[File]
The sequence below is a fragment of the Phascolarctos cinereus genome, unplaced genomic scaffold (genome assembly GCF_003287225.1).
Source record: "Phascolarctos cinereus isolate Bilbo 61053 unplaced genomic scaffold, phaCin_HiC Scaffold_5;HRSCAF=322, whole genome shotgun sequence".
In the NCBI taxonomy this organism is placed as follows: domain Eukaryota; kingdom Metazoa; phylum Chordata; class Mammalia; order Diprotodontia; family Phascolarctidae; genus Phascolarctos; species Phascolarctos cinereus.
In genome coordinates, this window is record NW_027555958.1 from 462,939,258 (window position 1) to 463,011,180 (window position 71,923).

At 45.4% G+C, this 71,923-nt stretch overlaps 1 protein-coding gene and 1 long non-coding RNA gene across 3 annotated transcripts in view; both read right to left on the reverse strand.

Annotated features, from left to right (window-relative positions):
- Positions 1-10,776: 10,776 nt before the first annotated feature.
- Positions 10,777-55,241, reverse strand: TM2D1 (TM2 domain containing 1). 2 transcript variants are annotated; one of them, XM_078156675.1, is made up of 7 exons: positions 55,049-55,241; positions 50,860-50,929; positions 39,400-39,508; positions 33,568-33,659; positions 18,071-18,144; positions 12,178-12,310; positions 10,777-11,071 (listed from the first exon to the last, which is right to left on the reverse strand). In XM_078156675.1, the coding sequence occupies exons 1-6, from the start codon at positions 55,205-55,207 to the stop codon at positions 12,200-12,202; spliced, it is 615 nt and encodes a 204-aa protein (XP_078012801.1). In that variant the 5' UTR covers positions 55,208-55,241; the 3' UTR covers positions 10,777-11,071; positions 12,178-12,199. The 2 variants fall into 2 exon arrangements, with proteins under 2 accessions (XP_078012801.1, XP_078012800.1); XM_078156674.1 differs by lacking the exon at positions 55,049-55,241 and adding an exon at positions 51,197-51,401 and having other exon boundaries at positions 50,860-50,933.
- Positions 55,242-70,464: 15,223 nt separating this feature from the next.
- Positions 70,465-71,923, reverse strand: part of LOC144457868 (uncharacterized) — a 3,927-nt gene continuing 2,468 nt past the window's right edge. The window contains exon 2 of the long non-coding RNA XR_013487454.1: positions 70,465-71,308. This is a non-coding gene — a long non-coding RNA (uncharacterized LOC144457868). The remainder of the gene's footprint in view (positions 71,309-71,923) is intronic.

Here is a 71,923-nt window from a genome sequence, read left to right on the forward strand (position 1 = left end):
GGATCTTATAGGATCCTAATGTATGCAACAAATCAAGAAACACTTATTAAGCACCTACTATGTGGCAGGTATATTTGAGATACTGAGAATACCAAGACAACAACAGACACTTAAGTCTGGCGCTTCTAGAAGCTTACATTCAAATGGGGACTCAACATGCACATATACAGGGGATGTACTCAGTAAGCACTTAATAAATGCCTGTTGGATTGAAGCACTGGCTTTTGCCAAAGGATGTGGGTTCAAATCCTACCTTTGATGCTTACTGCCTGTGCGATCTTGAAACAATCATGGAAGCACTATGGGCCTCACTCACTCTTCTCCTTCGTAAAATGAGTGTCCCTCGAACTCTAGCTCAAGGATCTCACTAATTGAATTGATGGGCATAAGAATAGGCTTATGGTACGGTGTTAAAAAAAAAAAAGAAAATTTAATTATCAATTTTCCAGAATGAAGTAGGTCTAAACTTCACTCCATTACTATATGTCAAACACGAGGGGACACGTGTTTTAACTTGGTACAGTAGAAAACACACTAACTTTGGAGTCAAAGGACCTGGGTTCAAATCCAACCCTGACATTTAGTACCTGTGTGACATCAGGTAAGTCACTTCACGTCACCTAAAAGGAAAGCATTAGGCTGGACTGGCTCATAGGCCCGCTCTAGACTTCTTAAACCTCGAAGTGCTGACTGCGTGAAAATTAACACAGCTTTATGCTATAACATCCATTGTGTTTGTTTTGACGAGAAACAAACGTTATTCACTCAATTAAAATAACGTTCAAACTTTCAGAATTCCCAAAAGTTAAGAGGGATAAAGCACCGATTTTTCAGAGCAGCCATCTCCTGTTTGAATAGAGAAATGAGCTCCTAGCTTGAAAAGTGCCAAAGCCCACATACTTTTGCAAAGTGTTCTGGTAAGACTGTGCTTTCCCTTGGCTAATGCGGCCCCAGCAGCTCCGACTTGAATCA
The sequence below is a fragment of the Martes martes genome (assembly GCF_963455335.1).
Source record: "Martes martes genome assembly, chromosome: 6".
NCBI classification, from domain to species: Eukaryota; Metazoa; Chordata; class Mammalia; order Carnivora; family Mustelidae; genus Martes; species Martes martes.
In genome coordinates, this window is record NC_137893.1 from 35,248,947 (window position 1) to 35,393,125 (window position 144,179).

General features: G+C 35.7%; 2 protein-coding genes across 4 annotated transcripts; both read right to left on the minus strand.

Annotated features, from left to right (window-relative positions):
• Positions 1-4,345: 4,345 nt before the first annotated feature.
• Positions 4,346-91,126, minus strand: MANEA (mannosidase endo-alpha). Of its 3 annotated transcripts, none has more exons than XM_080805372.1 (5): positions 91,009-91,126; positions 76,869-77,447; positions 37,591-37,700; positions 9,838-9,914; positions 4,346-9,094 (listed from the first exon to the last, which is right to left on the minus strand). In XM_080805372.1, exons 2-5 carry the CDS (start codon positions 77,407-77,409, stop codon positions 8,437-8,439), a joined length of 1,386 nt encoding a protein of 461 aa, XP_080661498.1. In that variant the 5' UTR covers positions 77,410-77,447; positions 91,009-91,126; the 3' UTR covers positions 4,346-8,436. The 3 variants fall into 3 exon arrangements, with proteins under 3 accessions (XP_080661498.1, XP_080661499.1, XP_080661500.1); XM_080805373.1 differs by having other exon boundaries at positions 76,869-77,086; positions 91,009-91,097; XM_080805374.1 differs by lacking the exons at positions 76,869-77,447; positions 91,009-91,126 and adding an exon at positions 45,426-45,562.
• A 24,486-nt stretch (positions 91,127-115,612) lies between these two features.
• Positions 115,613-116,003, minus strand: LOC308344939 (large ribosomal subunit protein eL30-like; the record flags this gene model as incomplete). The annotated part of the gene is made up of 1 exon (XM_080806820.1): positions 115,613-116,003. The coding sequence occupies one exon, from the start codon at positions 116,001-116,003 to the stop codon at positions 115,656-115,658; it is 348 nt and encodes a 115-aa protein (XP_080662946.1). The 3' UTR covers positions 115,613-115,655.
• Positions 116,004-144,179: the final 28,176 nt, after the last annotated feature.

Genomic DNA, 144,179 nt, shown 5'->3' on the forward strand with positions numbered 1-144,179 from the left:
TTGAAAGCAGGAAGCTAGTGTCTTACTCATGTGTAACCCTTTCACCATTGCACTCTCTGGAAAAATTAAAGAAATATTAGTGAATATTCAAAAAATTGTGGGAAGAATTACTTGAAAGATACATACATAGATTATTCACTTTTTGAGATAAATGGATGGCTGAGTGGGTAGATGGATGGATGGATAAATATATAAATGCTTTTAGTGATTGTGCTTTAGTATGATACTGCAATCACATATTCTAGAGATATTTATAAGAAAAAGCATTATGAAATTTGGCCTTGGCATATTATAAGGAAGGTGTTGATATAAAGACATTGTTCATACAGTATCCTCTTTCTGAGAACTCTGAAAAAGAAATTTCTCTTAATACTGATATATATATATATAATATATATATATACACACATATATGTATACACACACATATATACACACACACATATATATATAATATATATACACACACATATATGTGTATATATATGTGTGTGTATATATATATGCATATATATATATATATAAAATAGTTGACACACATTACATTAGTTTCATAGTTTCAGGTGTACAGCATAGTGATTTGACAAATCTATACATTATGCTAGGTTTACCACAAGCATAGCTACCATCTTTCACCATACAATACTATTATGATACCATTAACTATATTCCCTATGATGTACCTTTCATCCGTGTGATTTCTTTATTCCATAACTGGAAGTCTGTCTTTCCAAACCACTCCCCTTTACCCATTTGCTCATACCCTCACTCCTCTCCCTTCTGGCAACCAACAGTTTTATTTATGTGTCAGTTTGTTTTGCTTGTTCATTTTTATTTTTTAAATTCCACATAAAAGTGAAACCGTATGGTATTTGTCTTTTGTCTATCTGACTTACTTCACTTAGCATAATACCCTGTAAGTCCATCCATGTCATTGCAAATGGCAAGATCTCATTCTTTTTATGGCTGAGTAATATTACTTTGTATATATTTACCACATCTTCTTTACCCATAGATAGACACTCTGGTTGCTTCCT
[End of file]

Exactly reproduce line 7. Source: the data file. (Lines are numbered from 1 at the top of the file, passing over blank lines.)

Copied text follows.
- Positions 1-10,776: 10,776 nt before the first annotated feature.